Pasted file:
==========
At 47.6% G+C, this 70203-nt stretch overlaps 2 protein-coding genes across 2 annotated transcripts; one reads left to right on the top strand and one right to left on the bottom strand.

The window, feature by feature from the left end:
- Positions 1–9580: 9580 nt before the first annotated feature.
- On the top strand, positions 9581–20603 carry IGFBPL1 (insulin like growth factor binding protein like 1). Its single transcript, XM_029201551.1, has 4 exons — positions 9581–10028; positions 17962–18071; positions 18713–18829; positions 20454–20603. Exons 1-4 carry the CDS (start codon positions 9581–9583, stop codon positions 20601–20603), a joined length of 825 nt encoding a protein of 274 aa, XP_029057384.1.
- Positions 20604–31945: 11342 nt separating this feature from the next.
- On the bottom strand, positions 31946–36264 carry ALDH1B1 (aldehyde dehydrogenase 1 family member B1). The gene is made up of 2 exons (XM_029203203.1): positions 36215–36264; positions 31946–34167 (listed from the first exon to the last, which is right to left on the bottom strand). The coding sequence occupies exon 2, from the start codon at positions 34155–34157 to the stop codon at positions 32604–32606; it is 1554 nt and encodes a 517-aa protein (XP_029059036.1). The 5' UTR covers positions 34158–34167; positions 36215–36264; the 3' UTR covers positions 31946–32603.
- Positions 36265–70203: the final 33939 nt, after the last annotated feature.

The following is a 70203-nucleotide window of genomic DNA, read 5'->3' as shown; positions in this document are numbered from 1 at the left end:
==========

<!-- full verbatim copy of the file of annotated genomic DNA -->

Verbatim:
At 47.6% G+C, this 70203-nt stretch overlaps 2 protein-coding genes across 2 annotated transcripts; one reads left to right on the top strand and one right to left on the bottom strand.

The window, feature by feature from the left end:
- Positions 1–9580: 9580 nt before the first annotated feature.
- On the top strand, positions 9581–20603 carry IGFBPL1 (insulin like growth factor binding protein like 1). Its single transcript, XM_029201551.1, has 4 exons — positions 9581–10028; positions 17962–18071; positions 18713–18829; positions 20454–20603. Exons 1-4 carry the CDS (start codon positions 9581–9583, stop codon positions 20601–20603), a joined length of 825 nt encoding a protein of 274 aa, XP_029057384.1.
- Positions 20604–31945: 11342 nt separating this feature from the next.
- On the bottom strand, positions 31946–36264 carry ALDH1B1 (aldehyde dehydrogenase 1 family member B1). The gene is made up of 2 exons (XM_029203203.1): positions 36215–36264; positions 31946–34167 (listed from the first exon to the last, which is right to left on the bottom strand). The coding sequence occupies exon 2, from the start codon at positions 34155–34157 to the stop codon at positions 32604–32606; it is 1554 nt and encodes a 517-aa protein (XP_029059036.1). The 5' UTR covers positions 34158–34167; positions 36215–36264; the 3' UTR covers positions 31946–32603.
- Positions 36265–70203: the final 33939 nt, after the last annotated feature.

The following is a 70203-nucleotide window of genomic DNA, read 5'->3' as shown; positions in this document are numbered from 1 at the left end: